Should adultery be rewarded?

The Herald-Sun leads this morning with the story of an ex-mistress who, thanks to new laws legally re-defining relationships, received a $100,000 pay-out from her lover when they broke up after 20 years. The case was settled out of court after the woman’s lawyers pointed out that ‘the laws give some mistresses, as well as de facto and same-sex couples, the same rights as married couples.’

As I argued when this reform was being considered, I think the state should faciltate relationships people want to have, but not impose rules on the parties unless there are strong public policy reasons for doing so. The most important to these is to provide for the continuing care and support for children. Partners (usually women, of course) who have looked after kids should get pay-outs after relationship breakdown to encourage active parenting.

But rewarding a childless mistress seems to me to be in an entirely different category. This encourages adultery and gold-diggers, at significant emotional and financial risk to the first family. While prohibiting this kind of behaviour is pointless, it should not be encouraged by lessening the risks/increasing the rewards to those threatening existing relationships. How relationship failure between married and not-married people is dealt with should be up to the parties involved, without any legal intervention.

16 thoughts on “Should adultery be rewarded?

  1. This encourages adultery and gold-diggers, at significant emotional and financial risk to the first family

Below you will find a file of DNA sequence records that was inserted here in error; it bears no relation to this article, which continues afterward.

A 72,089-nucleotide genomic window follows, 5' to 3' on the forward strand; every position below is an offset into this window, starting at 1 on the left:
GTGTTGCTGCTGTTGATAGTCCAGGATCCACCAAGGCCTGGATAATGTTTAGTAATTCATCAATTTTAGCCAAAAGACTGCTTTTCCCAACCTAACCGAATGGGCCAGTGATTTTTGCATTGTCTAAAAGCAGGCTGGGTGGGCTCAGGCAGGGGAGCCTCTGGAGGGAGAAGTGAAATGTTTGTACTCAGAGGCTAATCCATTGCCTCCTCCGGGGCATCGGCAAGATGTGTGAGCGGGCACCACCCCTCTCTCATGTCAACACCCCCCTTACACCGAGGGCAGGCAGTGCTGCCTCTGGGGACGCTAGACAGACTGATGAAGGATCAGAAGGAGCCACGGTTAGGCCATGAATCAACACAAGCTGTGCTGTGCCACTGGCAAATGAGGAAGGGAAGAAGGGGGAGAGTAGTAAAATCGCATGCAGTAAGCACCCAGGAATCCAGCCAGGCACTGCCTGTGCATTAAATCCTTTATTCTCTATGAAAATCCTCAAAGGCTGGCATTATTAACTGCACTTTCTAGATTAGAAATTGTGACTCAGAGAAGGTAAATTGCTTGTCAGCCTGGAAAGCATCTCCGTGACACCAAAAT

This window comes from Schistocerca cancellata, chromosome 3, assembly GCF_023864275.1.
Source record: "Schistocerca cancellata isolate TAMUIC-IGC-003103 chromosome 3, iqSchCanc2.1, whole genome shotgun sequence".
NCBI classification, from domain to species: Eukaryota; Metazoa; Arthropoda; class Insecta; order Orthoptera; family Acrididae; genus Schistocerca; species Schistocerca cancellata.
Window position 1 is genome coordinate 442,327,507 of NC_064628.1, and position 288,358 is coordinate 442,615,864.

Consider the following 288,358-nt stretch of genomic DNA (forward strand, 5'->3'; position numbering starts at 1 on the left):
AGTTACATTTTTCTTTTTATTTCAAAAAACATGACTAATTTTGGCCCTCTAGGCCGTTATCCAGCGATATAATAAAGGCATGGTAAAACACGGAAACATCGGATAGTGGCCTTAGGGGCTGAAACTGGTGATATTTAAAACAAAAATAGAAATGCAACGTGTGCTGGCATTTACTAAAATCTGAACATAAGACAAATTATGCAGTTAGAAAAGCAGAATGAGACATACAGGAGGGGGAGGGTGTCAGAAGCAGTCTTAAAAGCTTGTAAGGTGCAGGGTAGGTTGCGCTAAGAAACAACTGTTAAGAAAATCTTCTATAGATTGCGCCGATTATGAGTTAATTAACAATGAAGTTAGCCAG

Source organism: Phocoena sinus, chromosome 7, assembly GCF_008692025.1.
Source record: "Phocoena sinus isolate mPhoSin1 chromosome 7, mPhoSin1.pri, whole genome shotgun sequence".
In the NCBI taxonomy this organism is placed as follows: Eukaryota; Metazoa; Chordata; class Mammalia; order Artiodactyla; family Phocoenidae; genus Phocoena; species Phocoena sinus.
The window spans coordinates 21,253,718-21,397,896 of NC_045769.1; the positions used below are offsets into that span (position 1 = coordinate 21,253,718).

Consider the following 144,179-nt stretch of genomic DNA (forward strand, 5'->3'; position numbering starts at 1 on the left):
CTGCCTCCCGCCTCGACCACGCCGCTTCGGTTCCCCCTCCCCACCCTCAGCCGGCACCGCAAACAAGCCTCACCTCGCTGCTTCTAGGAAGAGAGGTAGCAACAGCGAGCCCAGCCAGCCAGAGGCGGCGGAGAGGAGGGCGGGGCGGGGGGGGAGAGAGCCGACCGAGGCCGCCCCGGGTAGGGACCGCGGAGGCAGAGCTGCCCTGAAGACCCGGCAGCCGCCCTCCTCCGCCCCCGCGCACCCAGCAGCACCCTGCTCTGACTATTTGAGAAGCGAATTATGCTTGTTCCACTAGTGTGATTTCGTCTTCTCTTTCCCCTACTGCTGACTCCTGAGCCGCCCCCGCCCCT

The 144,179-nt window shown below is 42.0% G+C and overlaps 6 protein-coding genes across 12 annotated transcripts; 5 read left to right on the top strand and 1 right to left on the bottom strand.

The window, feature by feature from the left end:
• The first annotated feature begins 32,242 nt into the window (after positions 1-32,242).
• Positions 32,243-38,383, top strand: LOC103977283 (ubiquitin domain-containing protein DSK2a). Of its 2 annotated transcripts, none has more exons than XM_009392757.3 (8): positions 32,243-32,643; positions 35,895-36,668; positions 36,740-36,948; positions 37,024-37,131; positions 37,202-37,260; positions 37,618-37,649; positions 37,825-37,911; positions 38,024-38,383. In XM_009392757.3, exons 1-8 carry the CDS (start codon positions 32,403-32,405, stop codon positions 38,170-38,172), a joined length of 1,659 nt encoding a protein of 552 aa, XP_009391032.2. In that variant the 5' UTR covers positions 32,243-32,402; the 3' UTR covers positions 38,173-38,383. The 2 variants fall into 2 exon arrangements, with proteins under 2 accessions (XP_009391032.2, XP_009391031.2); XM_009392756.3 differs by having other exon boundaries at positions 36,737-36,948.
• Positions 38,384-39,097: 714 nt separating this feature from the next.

I guess it depends on your perspective.
    It might – theoretically – encourage the predatory female “Bunny Burners” of Hollywood stereotype to be more active in pursuit of rich men. But the prospect of having to pay out good money to an ex-mistress, instead of just discarding her like some used rag, should force those same men to think very hard about whether they want to indulge in a dalliance, and in that respect it could act as a very big DIScouragement to adultery.

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  2. Alan – Yes, good point. Though I suspect for the men there is already a financial deterrent in that their current wife might divorce them and take a large share of their money.

    Another consideration is that given a finite pool of assets to be distributed in the event of complete relationship breakdown should the mistress really get anything at the expense of the wife and the kids?

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  3. I’m with Alan the law might actually discourage the keeping of mistresses – at least for a 20 year period. But doing nothing to discourage adultery for one night stands or even a few year stand.

    Why discourage adultery anyway? Whats wrong with it? There is a strange fixation, especially in USA where they call it cheating, with people who have more than one relationship at a time. I can think of a million worse things a partner can do in a relationship than having an affair.

    you said: “Another consideration is that given a finite pool of assets to be distributed in the event of complete relationship breakdown should the mistress really get anything at the expense of the wife and the kids?”

    Its more likely to be with these people – can the creditors, private school fees, builder, etc, get anything before the expensive wife and mistress.

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  4. FXH- If people want to have open relationships, fine. It seems to work for a small minority. But it isn’t marriage:

    “Marriage, according to law in Australia, is the union of a man
    and a woman to the exclusion of all others, voluntarily
    entered into for life.”; (Marriage Act s.46).